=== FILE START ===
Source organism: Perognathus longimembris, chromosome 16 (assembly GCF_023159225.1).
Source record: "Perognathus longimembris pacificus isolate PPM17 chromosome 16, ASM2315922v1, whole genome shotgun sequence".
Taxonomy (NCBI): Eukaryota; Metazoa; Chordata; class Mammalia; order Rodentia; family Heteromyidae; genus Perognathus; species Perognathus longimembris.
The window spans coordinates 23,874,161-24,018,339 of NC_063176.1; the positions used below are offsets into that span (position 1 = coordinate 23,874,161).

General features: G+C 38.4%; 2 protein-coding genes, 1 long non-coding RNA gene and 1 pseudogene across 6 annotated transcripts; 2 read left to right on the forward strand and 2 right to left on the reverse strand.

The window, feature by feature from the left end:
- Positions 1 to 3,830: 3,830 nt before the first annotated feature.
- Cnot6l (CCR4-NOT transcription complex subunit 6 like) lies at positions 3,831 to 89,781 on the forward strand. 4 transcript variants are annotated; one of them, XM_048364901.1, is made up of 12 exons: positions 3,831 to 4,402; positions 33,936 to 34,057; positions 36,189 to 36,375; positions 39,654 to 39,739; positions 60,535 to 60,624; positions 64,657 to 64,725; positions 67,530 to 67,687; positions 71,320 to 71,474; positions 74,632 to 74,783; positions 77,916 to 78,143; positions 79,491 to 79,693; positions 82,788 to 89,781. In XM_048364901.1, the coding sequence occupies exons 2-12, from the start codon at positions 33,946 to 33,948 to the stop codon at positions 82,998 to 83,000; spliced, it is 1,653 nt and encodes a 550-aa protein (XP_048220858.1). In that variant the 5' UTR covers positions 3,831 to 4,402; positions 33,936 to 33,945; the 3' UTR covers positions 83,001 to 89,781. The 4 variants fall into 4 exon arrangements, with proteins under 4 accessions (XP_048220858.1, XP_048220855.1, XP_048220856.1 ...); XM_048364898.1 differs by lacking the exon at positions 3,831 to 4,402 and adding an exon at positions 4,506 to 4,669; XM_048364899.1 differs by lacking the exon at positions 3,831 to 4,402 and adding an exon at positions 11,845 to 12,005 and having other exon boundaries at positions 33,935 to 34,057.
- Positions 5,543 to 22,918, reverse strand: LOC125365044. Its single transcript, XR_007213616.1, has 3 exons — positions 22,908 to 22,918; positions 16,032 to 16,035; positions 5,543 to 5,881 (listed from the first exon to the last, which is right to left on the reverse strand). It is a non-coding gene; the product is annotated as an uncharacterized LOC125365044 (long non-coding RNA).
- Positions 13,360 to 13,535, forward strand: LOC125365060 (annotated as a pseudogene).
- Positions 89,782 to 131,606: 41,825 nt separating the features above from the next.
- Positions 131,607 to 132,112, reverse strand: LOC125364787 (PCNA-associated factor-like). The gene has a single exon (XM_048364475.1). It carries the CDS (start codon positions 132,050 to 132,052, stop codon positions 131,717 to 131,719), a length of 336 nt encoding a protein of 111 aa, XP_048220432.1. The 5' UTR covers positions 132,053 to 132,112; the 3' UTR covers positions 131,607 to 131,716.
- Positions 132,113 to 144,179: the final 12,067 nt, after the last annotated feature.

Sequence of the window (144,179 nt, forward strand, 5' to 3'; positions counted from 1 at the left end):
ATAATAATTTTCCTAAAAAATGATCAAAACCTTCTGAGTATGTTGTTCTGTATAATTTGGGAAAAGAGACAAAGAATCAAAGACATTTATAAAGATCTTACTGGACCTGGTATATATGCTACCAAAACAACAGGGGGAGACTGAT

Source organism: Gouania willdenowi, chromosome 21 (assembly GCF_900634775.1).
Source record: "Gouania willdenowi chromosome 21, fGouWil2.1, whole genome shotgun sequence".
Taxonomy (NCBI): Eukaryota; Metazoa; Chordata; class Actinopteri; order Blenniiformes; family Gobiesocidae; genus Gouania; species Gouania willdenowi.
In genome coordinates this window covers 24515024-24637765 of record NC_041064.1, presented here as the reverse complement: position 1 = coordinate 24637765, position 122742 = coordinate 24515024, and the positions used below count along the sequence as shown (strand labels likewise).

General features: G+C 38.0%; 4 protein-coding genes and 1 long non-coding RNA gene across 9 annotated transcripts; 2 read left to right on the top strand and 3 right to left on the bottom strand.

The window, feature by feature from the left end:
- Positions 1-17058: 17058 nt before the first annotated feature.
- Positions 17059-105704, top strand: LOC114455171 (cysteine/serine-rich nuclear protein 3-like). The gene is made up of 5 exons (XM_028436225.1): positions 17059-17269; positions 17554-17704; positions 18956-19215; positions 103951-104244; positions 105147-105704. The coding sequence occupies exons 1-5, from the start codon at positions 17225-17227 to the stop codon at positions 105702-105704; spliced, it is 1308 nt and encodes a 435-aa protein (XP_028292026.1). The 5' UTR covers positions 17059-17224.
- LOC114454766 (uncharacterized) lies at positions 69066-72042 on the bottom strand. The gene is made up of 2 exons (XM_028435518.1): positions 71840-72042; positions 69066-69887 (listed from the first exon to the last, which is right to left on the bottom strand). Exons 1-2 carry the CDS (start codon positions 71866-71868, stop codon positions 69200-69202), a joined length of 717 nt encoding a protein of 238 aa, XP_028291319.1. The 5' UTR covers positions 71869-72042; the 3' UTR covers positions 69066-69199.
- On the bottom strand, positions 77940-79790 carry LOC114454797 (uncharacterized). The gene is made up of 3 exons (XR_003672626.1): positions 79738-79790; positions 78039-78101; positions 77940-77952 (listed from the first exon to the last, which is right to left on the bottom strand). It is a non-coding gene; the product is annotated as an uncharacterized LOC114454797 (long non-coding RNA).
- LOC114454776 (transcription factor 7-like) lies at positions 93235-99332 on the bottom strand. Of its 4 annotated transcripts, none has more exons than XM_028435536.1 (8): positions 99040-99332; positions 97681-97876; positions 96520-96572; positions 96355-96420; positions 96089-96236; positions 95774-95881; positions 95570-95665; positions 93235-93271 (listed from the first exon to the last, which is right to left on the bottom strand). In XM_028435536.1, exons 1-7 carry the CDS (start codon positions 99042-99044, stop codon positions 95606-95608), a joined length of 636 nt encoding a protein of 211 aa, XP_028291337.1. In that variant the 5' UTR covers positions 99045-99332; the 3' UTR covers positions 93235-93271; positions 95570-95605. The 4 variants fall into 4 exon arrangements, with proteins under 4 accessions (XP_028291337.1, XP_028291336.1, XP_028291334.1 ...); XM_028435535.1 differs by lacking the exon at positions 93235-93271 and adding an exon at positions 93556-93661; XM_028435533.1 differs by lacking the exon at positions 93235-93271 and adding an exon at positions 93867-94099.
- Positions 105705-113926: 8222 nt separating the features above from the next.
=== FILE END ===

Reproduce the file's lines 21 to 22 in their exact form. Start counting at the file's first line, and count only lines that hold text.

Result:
The window, feature by feature from the left end:
- Positions 1-17058: 17058 nt before the first annotated feature.